Motion denied (twice)

The latest court hearing in the case of YURY DMITRIEV, head of Memorial in Karelia, took place at the Petrozavodsk City Court on Wednesday and Thursday, 29 and 30 November.

After a month of waiting, during which the new expert assessment of the photographic evidence was supposedly being prepared, it was learned that the work was still not complete. A defence petition for better qualified forensic experts to take on this task was turned down by the court on Thursday, 30 November.

At Wednesday’s hearing Dmitriev’s lawyer, defence attorney VICTOR ANUFRIEV, petitioned for a change in the measure of restraint for his client during the trial, from custody to a guarantee not to leave the country [surrender of his foreign travel passport] or to house arrest. Judge Nosova rejected the petition.

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New assessment of evidence will not be ready before mid-December

The new assessment of the photographs that constitute the main evidence against Yury Dmitriev will not be ready until mid-December, his attorney Victor Anufriev told journalists after today’s court hearing. This also affects any decision about the future measure of restraint for the Gulag researcher who is now entering his 12th month in custody.  Tomorrow the court will hear a defence petition to allocate the assessment to a more competent and legitimate body. Continue reading

“Why is Yury Dmitriev on trial?” RFI interviews Irina Flige (excerpt)

“Your colleague, Yury Dmitriev, is now on trial in Karelia,” asks Radio France Internationale interviewer. “Many link the prosecution to his work for Memorial. What’s your view?”

Well, everything in this world is connected, but sometimes there are direct links. In this case that is not exactly true. It would not be correct to say that Yury Dmitriev was looking, with us, for the Sandarmokh burial ground, that he took part in the Days of Remembrance there, and that is why he was arrested.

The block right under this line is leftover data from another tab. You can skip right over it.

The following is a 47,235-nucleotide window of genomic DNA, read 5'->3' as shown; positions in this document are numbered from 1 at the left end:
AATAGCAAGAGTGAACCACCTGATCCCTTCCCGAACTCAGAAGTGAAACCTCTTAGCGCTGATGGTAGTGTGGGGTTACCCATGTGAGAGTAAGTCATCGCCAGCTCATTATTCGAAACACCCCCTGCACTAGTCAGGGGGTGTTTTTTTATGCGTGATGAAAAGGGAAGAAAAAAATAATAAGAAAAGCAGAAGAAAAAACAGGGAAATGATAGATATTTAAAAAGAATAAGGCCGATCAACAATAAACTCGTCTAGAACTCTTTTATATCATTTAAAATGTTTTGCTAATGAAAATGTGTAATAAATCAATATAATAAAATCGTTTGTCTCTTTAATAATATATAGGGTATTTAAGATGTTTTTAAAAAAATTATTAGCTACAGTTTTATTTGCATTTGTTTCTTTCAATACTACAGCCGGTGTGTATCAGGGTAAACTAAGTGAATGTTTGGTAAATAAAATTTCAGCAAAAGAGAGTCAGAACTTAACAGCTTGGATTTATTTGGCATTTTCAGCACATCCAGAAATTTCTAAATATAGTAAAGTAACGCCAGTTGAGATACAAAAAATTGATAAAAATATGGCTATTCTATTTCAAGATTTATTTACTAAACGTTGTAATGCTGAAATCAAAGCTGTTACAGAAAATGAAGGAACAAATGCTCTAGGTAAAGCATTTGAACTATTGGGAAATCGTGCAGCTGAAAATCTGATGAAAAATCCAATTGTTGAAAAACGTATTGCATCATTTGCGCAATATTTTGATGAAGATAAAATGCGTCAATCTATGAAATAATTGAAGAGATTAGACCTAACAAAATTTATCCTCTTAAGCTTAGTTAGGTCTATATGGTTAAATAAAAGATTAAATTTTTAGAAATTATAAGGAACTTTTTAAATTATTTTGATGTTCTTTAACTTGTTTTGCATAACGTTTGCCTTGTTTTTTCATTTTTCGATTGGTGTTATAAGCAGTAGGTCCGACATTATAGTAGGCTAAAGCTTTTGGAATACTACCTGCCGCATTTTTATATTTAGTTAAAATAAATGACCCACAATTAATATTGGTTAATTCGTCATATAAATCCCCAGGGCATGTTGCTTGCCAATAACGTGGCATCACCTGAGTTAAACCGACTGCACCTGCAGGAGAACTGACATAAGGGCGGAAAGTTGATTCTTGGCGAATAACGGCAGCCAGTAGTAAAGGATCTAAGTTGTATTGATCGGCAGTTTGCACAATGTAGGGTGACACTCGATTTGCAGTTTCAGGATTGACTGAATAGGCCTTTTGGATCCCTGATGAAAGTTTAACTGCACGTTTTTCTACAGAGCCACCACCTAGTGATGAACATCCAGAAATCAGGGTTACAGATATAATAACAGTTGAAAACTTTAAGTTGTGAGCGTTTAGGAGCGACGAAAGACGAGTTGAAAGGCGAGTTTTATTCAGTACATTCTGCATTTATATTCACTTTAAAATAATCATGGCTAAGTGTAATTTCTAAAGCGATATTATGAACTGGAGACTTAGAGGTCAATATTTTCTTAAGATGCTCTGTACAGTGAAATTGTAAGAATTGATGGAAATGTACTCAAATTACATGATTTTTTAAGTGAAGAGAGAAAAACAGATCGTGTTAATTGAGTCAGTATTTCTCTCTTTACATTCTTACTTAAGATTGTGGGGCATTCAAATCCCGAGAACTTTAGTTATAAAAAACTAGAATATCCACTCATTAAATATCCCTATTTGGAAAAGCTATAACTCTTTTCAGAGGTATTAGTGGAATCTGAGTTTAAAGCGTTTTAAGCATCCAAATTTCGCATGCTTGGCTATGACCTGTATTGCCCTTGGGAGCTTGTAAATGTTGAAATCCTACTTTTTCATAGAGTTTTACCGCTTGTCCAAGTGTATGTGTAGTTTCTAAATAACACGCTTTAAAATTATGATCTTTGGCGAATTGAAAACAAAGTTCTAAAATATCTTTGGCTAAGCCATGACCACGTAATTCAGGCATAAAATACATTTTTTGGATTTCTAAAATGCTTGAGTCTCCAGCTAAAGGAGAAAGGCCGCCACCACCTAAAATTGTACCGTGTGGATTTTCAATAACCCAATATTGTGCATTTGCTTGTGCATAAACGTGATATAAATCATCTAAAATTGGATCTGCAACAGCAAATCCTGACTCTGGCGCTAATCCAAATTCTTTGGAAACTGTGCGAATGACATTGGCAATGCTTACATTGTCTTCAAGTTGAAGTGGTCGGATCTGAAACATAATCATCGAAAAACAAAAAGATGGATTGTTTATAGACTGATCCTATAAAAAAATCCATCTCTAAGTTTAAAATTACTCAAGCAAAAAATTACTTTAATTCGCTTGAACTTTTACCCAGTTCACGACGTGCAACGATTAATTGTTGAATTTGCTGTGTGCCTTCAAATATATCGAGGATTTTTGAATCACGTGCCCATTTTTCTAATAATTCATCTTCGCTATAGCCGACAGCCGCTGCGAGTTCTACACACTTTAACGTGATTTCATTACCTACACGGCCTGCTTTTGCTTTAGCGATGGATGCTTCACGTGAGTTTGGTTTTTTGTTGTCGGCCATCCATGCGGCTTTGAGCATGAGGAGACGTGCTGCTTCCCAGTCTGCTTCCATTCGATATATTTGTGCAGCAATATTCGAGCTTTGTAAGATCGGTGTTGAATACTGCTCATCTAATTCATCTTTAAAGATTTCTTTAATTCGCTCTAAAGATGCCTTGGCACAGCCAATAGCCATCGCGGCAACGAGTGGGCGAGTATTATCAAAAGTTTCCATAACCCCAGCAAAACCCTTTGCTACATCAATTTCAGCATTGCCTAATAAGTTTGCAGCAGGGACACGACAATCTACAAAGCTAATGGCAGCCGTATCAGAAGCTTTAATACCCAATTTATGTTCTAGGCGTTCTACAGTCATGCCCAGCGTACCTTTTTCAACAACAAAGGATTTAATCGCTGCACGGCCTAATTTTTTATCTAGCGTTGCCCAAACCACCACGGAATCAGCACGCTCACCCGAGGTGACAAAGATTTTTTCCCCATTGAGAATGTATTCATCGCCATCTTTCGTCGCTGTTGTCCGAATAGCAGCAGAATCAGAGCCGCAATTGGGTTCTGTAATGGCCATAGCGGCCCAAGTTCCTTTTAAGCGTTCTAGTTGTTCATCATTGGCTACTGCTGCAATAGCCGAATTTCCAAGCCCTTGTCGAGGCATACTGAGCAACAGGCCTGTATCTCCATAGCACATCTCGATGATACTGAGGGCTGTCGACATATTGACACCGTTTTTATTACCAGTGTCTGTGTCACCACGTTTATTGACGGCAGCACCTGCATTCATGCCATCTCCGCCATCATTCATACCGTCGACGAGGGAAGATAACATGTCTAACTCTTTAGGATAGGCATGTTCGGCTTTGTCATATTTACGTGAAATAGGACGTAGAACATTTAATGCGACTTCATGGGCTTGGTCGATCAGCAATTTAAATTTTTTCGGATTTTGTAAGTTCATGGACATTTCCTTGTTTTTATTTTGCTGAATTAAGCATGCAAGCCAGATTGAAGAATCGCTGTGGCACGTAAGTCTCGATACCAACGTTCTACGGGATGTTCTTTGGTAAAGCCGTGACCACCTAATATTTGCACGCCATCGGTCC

Irina Flige (RFI)

Irina Flige, director of the Memorial Research and Information Centre (St Petersburg)

What we can say, today, is that there is no case against him — he has committed no crime. His friends, acquaintances and colleagues know that; so does his defence attorney who has examined the case files in detail. Without doubt, Yury Dmitriev is a political prisoner. That is not only our opinion. It is the view of all his supporters, those 30,000 and more who signed the petition submitted to the court.

Someone issued instructions that Dmitriev be put on trial. As often happens, we do not know who is behind the charges and how the case took shape. As always with political trials, however, what triggered this case will sooner or later become public knowledge.

For the full text of the interview,
see Rights in Russia No 36 (269), 27 November 2017

Stalin’s long shadow

“In March 1953, after Stalin’s death, the chief editor of the weekly Literaturnaya Gazeta Konstantin Simonov wrote that the main task of Soviet literature henceforth would be to understand Stalin’s role in Russian history. He had no idea how right he would be!” writes Alexander Cherkasov.

“It was literature that fostered the growth of interest in history at the end of the 1980s: memoirs and fiction, from Shalamov and Solzhenitsyn to Iskander and Rybakov; works published internally as samizdat and as tamizdat abroad that later spilled onto the pages of the literary journals of the perestroika era. The time for historians would come later.” Continue reading

The man saving us all

“There are lives that seem remarkable, but if you look closely, you’ll see that another could have done as well,” writes Russian author Sergei Lebedev. “There are lives, however, that are an ideal fit. You can’t imagine anyone else doing the same. Yury Dmitriev is one of those.

“Journalists have called him Khottabych (or even Gandalf), a wizard or a folk hero. At first this seemed amusing and appropriate. Yet at some point it ceased to be helpful: it was as though the writers themselves weren’t sure what to do with Dmitriev — where to place him, how to describe him.”  Continue reading

Detention Centre No 1

“I have experienced for myself what those imprisoned in the late 1930s were feeling. Now I know the words to convey their pain, indignation and hurt, the bitterness of separation from their dear ones. Now I know how dispiriting it is, this waiting: ‘They’ll sort things out and let me go — I’ve done absolutely nothing wrong.’

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